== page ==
Tea and Solidarity: Tamil Women and Work in Postwar Sri Lanka
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Beyond nostalgic tea industry ads romanticizing colonial Ceylon and the impoverished conditions that beleaguer Tamil tea workers are the stories of the women, men, and children who have built their families and lives in line houses on tea plantations since the nineteenth century. The tea industry's economic crisis and Sri Lanka's twenty-six year long civil war have ushered in changes to life and work on the plantations, where family members now migrate from plucking tea to performing domestic work in the capital city of Colombo or farther afield in the Middle East. Using feminist ethnographic methods in research that spans the transitional time between 2008 and 2017, Mythri Jegathesan presents the lived experience of these women and men working in agricultural, migrant, and intimate labor sectors.
In Tea and Solidarity, Jegathesan seeks to expand anthropological understandings of dispossession, drawing attention to the political significance of gender as a key feature in investment and place making in Sri Lanka specifically, and South Asia more broadly. This vivid and engaging ethnography sheds light on an otherwise marginalized and often invisible minority whose labor and collective heritage of dispossession as "coolies" in colonial Ceylon are central to Sri Lanka's global recognition, economic growth, and history as a postcolonial nation.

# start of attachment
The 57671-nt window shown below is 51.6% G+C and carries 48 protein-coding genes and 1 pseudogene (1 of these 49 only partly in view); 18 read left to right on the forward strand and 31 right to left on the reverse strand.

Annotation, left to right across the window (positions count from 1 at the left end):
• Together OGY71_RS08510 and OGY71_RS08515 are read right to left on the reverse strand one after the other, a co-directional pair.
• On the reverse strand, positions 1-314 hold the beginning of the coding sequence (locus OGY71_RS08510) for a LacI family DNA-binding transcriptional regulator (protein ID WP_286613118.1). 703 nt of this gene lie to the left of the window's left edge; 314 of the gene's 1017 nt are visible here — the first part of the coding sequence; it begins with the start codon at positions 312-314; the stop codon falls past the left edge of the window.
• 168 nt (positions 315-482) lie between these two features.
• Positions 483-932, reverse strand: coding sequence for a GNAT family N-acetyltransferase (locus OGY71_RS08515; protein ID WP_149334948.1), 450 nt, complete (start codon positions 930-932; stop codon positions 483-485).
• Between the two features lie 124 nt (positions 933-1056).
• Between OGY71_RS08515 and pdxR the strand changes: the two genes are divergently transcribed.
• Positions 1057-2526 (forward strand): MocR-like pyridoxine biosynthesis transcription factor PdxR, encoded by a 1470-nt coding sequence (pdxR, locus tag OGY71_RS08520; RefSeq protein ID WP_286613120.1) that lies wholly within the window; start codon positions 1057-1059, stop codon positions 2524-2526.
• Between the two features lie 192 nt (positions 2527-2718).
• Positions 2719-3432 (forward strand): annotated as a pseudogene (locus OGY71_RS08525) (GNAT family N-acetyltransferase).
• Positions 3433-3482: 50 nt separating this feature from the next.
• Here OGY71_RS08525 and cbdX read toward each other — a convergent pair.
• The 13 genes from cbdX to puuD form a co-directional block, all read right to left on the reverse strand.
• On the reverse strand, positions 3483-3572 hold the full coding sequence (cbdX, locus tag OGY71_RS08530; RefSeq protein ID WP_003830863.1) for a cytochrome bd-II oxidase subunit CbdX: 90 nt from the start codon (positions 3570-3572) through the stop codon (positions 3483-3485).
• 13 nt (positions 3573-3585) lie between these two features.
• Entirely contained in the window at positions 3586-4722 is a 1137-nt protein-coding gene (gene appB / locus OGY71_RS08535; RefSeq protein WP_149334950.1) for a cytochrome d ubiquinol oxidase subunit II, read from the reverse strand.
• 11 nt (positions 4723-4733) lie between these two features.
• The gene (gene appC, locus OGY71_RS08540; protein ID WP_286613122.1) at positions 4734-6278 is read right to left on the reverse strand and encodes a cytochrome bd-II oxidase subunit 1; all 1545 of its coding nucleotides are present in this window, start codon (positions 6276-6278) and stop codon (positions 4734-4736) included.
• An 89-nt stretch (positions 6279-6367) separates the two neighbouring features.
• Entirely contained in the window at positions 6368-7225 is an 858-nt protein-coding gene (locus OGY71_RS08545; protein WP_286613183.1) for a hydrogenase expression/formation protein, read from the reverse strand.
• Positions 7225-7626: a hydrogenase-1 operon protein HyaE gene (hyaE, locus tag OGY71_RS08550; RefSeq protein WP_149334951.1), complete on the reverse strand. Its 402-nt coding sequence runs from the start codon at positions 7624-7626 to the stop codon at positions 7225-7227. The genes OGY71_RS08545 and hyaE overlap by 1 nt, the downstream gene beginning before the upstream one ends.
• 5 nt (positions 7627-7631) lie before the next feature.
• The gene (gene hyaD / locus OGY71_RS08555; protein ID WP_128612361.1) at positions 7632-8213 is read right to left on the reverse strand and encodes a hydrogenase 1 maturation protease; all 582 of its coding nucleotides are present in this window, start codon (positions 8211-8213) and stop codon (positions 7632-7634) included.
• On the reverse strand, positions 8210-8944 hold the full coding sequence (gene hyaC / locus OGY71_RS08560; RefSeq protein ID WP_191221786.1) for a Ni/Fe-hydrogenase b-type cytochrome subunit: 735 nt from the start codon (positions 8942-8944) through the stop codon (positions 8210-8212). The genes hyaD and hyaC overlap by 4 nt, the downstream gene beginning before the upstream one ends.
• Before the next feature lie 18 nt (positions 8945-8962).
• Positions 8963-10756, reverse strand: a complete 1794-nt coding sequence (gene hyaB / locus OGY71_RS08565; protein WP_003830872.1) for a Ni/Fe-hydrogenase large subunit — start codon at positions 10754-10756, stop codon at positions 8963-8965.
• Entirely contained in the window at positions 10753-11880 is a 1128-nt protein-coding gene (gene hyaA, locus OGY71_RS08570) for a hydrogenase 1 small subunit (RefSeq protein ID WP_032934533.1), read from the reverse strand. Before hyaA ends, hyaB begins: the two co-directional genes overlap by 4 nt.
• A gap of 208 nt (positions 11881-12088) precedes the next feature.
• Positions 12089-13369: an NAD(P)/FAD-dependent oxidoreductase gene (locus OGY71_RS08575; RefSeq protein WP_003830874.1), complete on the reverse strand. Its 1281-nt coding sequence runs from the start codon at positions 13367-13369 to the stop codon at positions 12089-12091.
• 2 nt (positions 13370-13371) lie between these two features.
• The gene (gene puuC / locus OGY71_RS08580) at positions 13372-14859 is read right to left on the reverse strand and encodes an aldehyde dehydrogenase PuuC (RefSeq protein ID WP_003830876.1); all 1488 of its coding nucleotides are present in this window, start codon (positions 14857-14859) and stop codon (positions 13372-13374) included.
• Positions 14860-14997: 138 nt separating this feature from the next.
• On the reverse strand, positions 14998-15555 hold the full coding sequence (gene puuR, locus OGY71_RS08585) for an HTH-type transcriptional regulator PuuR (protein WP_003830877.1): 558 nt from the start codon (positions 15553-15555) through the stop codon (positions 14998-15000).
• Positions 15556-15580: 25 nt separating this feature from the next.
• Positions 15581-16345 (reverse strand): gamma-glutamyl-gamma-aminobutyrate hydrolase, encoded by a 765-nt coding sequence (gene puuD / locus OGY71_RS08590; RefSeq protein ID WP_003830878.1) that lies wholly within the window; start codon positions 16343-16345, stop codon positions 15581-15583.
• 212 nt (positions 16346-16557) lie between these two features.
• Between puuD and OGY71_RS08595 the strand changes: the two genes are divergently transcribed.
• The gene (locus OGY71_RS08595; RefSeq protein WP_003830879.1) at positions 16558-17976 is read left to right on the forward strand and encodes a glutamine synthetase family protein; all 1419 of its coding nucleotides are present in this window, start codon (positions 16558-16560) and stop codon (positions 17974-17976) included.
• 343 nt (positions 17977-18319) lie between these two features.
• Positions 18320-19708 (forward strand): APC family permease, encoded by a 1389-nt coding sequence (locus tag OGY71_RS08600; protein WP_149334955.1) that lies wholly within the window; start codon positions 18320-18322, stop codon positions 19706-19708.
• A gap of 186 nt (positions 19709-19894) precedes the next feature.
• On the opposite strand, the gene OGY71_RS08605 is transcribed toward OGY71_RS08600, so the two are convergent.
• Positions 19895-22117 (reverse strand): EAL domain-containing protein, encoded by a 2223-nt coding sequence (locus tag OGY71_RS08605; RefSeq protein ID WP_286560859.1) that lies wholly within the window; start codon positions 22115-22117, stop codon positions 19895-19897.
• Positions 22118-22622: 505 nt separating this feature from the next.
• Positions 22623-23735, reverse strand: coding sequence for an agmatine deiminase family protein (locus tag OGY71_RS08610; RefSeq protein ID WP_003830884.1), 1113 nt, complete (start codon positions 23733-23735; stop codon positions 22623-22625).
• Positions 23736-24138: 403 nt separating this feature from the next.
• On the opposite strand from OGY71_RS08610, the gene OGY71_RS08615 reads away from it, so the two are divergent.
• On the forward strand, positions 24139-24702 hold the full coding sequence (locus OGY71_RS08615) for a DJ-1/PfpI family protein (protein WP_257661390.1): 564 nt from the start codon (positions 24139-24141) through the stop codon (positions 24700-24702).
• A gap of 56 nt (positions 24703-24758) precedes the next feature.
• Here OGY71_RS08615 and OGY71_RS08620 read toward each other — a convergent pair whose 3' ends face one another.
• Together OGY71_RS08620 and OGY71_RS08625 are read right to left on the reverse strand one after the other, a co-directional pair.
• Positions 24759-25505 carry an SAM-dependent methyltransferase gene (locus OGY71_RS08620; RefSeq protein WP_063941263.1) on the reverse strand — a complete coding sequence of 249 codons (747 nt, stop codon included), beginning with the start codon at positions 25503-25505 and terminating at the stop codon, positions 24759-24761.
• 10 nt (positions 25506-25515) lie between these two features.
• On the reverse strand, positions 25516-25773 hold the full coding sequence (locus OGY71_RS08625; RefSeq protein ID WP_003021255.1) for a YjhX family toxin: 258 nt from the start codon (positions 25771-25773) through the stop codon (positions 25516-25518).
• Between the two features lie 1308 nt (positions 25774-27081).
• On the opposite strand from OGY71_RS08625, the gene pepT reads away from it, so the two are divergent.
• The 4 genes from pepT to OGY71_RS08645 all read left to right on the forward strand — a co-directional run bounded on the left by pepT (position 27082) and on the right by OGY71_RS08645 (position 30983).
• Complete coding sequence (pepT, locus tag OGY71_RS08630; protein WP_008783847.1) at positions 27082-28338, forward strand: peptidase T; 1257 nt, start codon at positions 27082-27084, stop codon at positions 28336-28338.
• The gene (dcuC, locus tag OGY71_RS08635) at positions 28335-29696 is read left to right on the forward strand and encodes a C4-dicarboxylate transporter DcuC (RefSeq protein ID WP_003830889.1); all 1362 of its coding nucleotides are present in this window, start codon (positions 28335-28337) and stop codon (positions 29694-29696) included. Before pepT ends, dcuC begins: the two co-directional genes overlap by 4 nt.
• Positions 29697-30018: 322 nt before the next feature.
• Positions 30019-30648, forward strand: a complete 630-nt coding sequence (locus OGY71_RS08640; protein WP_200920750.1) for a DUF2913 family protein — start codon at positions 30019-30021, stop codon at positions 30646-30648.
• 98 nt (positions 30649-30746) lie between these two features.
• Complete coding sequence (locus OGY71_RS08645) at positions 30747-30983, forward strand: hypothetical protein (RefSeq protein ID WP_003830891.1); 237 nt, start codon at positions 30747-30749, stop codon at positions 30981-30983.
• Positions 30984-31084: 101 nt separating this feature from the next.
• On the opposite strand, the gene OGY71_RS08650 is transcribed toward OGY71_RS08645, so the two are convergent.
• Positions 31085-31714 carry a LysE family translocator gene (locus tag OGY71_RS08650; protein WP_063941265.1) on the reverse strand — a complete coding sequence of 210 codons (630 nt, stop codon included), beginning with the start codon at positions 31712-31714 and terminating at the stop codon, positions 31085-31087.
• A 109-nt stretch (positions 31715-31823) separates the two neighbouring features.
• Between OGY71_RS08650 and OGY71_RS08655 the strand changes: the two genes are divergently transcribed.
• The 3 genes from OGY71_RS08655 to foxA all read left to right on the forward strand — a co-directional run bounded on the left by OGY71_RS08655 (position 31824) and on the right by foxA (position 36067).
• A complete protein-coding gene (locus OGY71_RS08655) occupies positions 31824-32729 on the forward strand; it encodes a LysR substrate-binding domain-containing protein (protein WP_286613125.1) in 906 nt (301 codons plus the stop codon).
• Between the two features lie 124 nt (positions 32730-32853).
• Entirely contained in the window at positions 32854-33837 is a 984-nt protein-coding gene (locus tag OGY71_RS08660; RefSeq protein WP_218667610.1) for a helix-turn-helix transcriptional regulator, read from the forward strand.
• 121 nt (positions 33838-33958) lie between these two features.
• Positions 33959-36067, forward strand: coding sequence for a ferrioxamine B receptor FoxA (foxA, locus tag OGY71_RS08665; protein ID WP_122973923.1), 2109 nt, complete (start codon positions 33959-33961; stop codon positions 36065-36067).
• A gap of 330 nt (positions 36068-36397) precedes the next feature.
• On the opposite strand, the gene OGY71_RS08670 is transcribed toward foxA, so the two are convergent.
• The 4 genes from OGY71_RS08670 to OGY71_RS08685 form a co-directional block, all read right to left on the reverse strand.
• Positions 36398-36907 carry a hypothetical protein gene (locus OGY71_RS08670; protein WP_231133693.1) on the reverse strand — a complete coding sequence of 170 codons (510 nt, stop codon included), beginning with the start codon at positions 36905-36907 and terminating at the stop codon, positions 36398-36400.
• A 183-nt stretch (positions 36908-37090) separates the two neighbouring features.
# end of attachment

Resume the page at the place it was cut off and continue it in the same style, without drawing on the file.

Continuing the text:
University of Washington Press
Anthropology | Feminist, Gender, and Sexuality Studies
Jegathesan, Mythri, "Tea and Solidarity: Tamil Women and Work in Postwar Sri Lanka" (2019). Faculty Book Gallery. 439.